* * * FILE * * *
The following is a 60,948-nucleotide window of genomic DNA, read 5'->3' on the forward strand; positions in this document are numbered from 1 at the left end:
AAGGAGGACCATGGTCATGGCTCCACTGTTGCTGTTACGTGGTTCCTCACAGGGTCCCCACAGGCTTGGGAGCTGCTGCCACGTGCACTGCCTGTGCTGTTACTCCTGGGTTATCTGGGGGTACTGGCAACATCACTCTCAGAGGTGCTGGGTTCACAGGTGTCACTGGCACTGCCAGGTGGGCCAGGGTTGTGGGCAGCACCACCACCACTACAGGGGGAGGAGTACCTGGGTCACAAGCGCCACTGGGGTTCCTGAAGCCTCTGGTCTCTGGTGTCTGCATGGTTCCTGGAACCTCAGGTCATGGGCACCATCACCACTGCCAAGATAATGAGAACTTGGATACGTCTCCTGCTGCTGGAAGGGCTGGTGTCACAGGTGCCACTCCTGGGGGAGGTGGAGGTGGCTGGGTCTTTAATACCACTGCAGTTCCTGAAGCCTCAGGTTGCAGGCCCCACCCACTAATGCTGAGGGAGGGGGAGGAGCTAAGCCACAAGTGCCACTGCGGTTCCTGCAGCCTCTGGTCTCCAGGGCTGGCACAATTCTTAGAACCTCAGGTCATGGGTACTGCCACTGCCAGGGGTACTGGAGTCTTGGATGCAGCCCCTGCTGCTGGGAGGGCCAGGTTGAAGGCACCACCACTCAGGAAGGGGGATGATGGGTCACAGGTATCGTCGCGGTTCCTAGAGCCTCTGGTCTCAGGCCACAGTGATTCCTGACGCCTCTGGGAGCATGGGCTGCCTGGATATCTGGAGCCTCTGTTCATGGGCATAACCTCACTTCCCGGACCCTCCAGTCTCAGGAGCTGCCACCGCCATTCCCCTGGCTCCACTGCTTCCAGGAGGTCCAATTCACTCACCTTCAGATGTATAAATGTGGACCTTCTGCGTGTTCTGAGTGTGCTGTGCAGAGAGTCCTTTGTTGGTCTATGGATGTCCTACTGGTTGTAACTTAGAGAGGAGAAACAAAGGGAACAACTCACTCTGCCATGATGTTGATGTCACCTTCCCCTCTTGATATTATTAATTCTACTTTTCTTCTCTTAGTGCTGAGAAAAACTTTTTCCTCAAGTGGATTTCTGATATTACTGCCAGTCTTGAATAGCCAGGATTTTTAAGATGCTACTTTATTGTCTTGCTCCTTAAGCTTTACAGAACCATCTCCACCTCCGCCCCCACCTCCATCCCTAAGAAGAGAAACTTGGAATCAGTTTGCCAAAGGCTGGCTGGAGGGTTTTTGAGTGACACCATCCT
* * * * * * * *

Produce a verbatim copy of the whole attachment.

The following is a 60,948-nucleotide window of genomic DNA, read 5'->3' on the forward strand; positions in this document are numbered from 1 at the left end:
AAGGAGGACCATGGTCATGGCTCCACTGTTGCTGTTACGTGGTTCCTCACAGGGTCCCCACAGGCTTGGGAGCTGCTGCCACGTGCACTGCCTGTGCTGTTACTCCTGGGTTATCTGGGGGTACTGGCAACATCACTCTCAGAGGTGCTGGGTTCACAGGTGTCACTGGCACTGCCAGGTGGGCCAGGGTTGTGGGCAGCACCACCACCACTACAGGGGGAGGAGTACCTGGGTCACAAGCGCCACTGGGGTTCCTGAAGCCTCTGGTCTCTGGTGTCTGCATGGTTCCTGGAACCTCAGGTCATGGGCACCATCACCACTGCCAAGATAATGAGAACTTGGATACGTCTCCTGCTGCTGGAAGGGCTGGTGTCACAGGTGCCACTCCTGGGGGAGGTGGAGGTGGCTGGGTCTTTAATACCACTGCAGTTCCTGAAGCCTCAGGTTGCAGGCCCCACCCACTAATGCTGAGGGAGGGGGAGGAGCTAAGCCACAAGTGCCACTGCGGTTCCTGCAGCCTCTGGTCTCCAGGGCTGGCACAATTCTTAGAACCTCAGGTCATGGGTACTGCCACTGCCAGGGGTACTGGAGTCTTGGATGCAGCCCCTGCTGCTGGGAGGGCCAGGTTGAAGGCACCACCACTCAGGAAGGGGGATGATGGGTCACAGGTATCGTCGCGGTTCCTAGAGCCTCTGGTCTCAGGCCACAGTGATTCCTGACGCCTCTGGGAGCATGGGCTGCCTGGATATCTGGAGCCTCTGTTCATGGGCATAACCTCACTTCCCGGACCCTCCAGTCTCAGGAGCTGCCACCGCCATTCCCCTGGCTCCACTGCTTCCAGGAGGTCCAATTCACTCACCTTCAGATGTATAAATGTGGACCTTCTGCGTGTTCTGAGTGTGCTGTGCAGAGAGTCCTTTGTTGGTCTATGGATGTCCTACTGGTTGTAACTTAGAGAGGAGAAACAAAGGGAACAACTCACTCTGCCATGATGTTGATGTCACCTTCCCCTCTTGATATTATTAATTCTACTTTTCTTCTCTTAGTGCTGAGAAAAACTTTTTCCTCAAGTGGATTTCTGATATTACTGCCAGTCTTGAATAGCCAGGATTTTTAAGATGCTACTTTATTGTCTTGCTCCTTAAGCTTTACAGAACCATCTCCACCTCCGCCCCCACCTCCATCCCTAAGAAGAGAAACTTGGAATCAGTTTGCCAAAGGCTGGCTGGAGGGTTTTTGAGTGACACCATCCT